This one has been on my to-read list since the moment I head about it and – I’m happy to report – did not disappoint. I was a little bored by Ronson’s book on psychopaths, but not this one. Oh, so good. I couldn’t put it down. Read it!
From Amazon.com: “For the past three years, Jon Ronson has travelled the world meeting recipients of high-profile public shamings. The shamed are people like us – people who, say, made a joke on social media that came out badly, or made a mistake at work. Once their transgression is revealed, collective outrage circles with the force of a hurricane and the next thing they know they’re being torn apart by an angry mob, jeered at, demonized, sometimes even fired from their job. A great renaissance of public shaming is sweeping our land. Justice has been democratized. The silent majority are getting a voice. But what are we doing with our voice? We are mercilessly finding people’s faults. We are defining the boundaries of normality by ruining the lives of those outside it. We are using shame as a form of social control.”
Nothing special, but funny.
From Amazon.com: “From her beginnings as a wunderkind producer of pirated stage productions for six-year-olds, through her spirited adventures watching self-gratifying monkeys, throwing up on Chinese-food delivery men, and stalking Leonardo DiCaprio, here are the goofy highs and horrifying lows of life as Kelly Oxford.”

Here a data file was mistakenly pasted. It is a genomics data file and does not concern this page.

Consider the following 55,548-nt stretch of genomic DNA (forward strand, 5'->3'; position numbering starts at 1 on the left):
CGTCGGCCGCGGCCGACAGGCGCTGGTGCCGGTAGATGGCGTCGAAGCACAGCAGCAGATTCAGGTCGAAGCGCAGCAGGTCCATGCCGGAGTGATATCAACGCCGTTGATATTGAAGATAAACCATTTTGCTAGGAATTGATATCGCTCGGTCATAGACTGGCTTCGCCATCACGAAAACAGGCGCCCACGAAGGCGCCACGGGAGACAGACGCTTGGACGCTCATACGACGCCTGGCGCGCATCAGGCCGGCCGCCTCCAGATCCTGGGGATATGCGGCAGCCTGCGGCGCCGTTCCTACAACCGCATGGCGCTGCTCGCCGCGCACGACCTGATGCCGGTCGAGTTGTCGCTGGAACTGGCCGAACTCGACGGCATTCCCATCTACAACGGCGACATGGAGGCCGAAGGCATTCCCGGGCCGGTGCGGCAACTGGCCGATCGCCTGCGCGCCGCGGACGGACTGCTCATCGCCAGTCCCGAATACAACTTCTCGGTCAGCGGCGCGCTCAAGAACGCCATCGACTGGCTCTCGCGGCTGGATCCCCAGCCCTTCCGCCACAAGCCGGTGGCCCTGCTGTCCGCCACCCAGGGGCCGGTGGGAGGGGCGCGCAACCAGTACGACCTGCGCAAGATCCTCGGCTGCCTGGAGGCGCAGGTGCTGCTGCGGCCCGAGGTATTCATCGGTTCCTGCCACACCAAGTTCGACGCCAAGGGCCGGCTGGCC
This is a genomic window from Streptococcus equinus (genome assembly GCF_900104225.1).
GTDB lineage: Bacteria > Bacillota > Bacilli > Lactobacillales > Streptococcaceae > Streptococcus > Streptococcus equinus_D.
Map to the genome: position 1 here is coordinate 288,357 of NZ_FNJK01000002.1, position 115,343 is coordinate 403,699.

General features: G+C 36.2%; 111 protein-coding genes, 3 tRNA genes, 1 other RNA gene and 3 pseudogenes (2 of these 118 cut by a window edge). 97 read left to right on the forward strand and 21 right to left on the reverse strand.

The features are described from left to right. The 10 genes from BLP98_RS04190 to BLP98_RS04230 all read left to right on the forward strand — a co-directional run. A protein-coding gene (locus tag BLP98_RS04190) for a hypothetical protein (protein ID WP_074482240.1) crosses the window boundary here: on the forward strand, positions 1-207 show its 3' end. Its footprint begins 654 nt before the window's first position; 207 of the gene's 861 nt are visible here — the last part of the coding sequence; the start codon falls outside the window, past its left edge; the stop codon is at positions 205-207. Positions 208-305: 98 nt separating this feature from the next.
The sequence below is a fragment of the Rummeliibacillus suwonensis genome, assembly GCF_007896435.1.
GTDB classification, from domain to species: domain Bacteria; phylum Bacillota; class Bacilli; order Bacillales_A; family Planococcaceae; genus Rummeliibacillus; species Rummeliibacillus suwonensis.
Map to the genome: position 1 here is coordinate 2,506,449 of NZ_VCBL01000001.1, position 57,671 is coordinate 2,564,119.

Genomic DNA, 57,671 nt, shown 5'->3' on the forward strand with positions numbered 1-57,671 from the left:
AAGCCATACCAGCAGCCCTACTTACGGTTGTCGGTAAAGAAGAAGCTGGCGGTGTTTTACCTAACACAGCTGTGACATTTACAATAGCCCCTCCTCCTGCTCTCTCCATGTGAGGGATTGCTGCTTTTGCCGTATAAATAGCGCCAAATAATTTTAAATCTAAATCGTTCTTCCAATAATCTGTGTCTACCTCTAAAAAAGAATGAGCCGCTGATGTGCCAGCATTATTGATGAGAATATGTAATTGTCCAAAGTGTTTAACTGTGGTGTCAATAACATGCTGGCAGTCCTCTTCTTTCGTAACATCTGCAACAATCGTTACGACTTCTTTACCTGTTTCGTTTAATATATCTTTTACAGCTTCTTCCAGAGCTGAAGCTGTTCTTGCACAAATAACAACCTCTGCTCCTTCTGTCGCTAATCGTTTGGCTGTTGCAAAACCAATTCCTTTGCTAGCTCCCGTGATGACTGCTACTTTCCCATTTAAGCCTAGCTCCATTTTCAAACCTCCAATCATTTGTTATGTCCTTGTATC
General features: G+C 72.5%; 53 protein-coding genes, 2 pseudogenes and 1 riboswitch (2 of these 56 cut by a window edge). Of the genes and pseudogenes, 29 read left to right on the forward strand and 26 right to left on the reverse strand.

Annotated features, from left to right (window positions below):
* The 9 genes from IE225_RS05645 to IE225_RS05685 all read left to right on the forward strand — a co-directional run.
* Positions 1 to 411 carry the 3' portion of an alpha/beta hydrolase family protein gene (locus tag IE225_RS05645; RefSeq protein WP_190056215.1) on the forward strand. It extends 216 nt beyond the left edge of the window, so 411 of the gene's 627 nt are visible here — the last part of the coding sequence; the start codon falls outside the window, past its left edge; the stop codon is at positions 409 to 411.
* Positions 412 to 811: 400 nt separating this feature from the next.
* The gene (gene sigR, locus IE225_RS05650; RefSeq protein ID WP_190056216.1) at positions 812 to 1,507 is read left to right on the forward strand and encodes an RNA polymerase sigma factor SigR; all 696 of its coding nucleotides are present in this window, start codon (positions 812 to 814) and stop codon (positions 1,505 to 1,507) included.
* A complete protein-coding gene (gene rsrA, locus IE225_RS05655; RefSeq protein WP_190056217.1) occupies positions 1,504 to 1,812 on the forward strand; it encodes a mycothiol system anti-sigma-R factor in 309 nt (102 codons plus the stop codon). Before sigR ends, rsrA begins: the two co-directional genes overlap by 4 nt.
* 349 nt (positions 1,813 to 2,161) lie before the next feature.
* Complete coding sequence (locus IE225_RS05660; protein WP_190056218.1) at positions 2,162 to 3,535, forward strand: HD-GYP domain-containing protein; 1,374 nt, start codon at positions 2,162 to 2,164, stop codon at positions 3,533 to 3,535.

Outreach: Innovative Practices for Archives and Special Collections by Kate Theimer (editor) (2014)
I’m an archivist and read this one as part of my self-selected continuing education. Great case studies. I found something interesting, worthwhile, and applicable to my current job in nearly every chapter.
From Amazon.com: “Outreach: Innovative Practices for Archives and Special Collections explores how archives of different sizes and types are reaching out to new potential users and increasing awareness of programs and collections. The book features twelve case studies that demonstrate ideas that can be transferred into many other settings. Some of the practices described in the case studies rely primarily on technology and the Web to interact with the public, while others are centered on face-to-face activities. All twelve case studies look at outreach as identifying the organization’s intended audience, building new ways of reaching them, and helping the organization achieve its mission. Each also reflects a philosophy of experimentation that is perhaps the most critical ingredient for any organization interested in developing its own “innovative” practices.”